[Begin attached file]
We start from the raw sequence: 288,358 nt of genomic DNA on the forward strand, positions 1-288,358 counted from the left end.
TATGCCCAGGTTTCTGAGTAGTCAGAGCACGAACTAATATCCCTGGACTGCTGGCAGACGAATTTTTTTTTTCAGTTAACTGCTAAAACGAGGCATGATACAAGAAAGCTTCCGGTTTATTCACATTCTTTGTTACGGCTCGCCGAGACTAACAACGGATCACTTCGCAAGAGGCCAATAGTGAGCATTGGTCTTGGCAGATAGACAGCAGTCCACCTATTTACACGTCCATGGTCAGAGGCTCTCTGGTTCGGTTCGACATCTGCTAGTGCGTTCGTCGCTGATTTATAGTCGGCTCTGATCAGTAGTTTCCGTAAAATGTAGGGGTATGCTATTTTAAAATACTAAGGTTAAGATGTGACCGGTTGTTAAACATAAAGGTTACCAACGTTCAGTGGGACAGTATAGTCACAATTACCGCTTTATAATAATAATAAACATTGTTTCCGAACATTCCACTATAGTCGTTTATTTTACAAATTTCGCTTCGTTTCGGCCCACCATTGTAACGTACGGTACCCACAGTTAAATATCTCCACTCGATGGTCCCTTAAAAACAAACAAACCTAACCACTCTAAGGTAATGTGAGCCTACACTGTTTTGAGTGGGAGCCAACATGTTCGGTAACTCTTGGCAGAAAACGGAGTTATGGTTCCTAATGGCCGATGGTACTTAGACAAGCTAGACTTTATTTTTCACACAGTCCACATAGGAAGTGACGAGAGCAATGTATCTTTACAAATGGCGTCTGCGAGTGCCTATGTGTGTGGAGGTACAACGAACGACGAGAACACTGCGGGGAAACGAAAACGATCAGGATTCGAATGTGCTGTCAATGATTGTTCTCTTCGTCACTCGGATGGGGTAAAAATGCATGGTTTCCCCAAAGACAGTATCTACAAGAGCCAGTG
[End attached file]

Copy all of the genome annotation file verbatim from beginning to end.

We start from the raw sequence: 288,358 nt of genomic DNA on the forward strand, positions 1-288,358 counted from the left end.
TATGCCCAGGTTTCTGAGTAGTCAGAGCACGAACTAATATCCCTGGACTGCTGGCAGACGAATTTTTTTTTTCAGTTAACTGCTAAAACGAGGCATGATACAAGAAAGCTTCCGGTTTATTCACATTCTTTGTTACGGCTCGCCGAGACTAACAACGGATCACTTCGCAAGAGGCCAATAGTGAGCATTGGTCTTGGCAGATAGACAGCAGTCCACCTATTTACACGTCCATGGTCAGAGGCTCTCTGGTTCGGTTCGACATCTGCTAGTGCGTTCGTCGCTGATTTATAGTCGGCTCTGATCAGTAGTTTCCGTAAAATGTAGGGGTATGCTATTTTAAAATACTAAGGTTAAGATGTGACCGGTTGTTAAACATAAAGGTTACCAACGTTCAGTGGGACAGTATAGTCACAATTACCGCTTTATAATAATAATAAACATTGTTTCCGAACATTCCACTATAGTCGTTTATTTTACAAATTTCGCTTCGTTTCGGCCCACCATTGTAACGTACGGTACCCACAGTTAAATATCTCCACTCGATGGTCCCTTAAAAACAAACAAACCTAACCACTCTAAGGTAATGTGAGCCTACACTGTTTTGAGTGGGAGCCAACATGTTCGGTAACTCTTGGCAGAAAACGGAGTTATGGTTCCTAATGGCCGATGGTACTTAGACAAGCTAGACTTTATTTTTCACACAGTCCACATAGGAAGTGACGAGAGCAATGTATCTTTACAAATGGCGTCTGCGAGTGCCTATGTGTGTGGAGGTACAACGAACGACGAGAACACTGCGGGGAAACGAAAACGATCAGGATTCGAATGTGCTGTCAATGATTGTTCTCTTCGTCACTCGGATGGGGTAAAAATGCATGGTTTCCCCAAAGACAGTATCTACAAGAGCCAGTG